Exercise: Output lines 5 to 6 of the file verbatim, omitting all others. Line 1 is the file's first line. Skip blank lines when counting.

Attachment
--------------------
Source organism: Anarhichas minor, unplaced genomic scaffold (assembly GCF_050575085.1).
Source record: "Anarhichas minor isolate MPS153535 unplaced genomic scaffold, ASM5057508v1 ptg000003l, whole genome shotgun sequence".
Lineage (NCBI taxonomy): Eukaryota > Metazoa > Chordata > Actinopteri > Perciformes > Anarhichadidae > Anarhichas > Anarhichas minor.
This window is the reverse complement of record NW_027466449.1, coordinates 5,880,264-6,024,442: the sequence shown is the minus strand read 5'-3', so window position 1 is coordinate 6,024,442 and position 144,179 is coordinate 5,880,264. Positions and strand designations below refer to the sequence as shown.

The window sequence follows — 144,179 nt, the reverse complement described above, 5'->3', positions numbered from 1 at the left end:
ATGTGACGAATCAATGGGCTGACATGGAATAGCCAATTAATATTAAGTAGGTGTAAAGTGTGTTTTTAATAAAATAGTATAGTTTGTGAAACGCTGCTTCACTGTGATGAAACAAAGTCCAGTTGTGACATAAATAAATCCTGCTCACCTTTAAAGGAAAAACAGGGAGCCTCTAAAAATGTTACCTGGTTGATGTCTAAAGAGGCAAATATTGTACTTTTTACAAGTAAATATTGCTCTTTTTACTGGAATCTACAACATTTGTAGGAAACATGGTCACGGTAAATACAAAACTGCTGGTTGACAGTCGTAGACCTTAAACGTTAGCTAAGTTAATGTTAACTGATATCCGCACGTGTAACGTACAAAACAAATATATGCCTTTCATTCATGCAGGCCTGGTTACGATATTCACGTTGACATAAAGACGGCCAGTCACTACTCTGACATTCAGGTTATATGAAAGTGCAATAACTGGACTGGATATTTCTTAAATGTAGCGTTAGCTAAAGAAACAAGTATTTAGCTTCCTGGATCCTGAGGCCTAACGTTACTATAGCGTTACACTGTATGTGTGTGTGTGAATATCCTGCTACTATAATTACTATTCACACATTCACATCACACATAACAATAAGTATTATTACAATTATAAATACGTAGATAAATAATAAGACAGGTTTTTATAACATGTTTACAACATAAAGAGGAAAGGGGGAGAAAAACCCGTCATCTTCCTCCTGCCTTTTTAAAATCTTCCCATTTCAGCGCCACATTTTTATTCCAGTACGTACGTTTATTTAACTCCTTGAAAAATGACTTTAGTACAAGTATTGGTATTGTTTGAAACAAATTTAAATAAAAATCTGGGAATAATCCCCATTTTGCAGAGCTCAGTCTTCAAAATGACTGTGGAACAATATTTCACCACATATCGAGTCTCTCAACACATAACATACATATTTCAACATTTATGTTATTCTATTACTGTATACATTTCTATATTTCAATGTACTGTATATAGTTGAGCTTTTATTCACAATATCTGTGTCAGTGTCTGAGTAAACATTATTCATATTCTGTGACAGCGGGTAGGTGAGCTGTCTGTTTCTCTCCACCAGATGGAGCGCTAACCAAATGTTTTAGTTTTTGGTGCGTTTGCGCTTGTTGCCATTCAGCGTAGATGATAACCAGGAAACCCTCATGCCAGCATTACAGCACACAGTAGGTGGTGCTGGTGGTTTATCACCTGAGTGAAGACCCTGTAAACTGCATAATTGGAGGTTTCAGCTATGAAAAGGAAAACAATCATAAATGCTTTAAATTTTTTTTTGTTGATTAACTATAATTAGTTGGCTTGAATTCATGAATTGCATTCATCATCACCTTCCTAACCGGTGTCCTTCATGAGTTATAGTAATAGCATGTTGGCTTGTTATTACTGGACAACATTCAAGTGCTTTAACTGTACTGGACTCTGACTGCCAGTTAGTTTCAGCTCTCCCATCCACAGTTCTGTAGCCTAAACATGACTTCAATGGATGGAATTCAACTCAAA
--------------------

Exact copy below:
The window sequence follows — 144,179 nt, the reverse complement described above, 5'->3', positions numbered from 1 at the left end:
ATGTGACGAATCAATGGGCTGACATGGAATAGCCAATTAATATTAAGTAGGTGTAAAGTGTGTTTTTAATAAAATAGTATAGTTTGTGAAACGCTGCTTCACTGTGATGAAACAAAGTCCAGTTGTGACATAAATAAATCCTGCTCACCTTTAAAGGAAAAACAGGGAGCCTCTAAAAATGTTACCTGGTTGATGTCTAAAGAGGCAAATATTGTACTTTTTACAAGTAAATATTGCTCTTTTTACTGGAATCTACAACATTTGTAGGAAACATGGTCACGGTAAATACAAAACTGCTGGTTGACAGTCGTAGACCTTAAACGTTAGCTAAGTTAATGTTAACTGATATCCGCACGTGTAACGTACAAAACAAATATATGCCTTTCATTCATGCAGGCCTGGTTACGATATTCACGTTGACATAAAGACGGCCAGTCACTACTCTGACATTCAGGTTATATGAAAGTGCAATAACTGGACTGGATATTTCTTAAATGTAGCGTTAGCTAAAGAAACAAGTATTTAGCTTCCTGGATCCTGAGGCCTAACGTTACTATAGCGTTACACTGTATGTGTGTGTGTGAATATCCTGCTACTATAATTACTATTCACACATTCACATCACACATAACAATAAGTATTATTACAATTATAAATACGTAGATAAATAATAAGACAGGTTTTTATAACATGTTTACAACATAAAGAGGAAAGGGGGAGAAAAACCCGTCATCTTCCTCCTGCCTTTTTAAAATCTTCCCATTTCAGCGCCACATTTTTATTCCAGTACGTACGTTTATTTAACTCCTTGAAAAATGACTTTAGTACAAGTATTGGTATTGTTTGAAACAAATTTAAATAAAAATCTGGGAATAATCCCCATTTTGCAGAGCTCAGTCTTCAAAATGACTGTGGAACAATATTTCACCACATATCGAGTCTCTCAACACATAACATACATATTTCAACATTTATGTTATTCTATTACTGTATACATTTCTATATTTCAATGTACTGTATATAGTTGAGCTTTTATTCACAATATCTGTGTCAGTGTCTGAGTAAACATTATTCATATTCTGTGACAGCGGGTAGGTGAGCTGTCTGTTTCTCTCCACCAGATGGAGCGCTAACCAAATGTTTTAGTTTTTGGTGCGTTTGCGCTTGTTGCCATTCAGCGTAGATGATAACCAGGAAACCCTCATGCCAGCATTACAGCACACAGTAGGTGGTGCTGGTGGTTTATCACCTGAGTGAAGACCCTGTAAACTGCATAATTGGAGGTTTCAGCTATGAAAAGGAAAACAATCATAAATGCTTTAAATTTTTTTTTGTTGATTAACTATAATTAGTTGGCTTGAATTCATGAATTGCATTCATCATCACCTTCCTAACCGGTGTCCTTCATGAGTTATAGTAATAGCATGTTGGCTTGTTATTACTGGACAACATTCAAGTGCTTTAACTGTACTGGACTCTGACTGCCAGTTAGTTTCAGCTCTCCCATCCACAGTTCTGTAGCCTAAACATGACTTCAATGGATGGAATTCAACTCAAA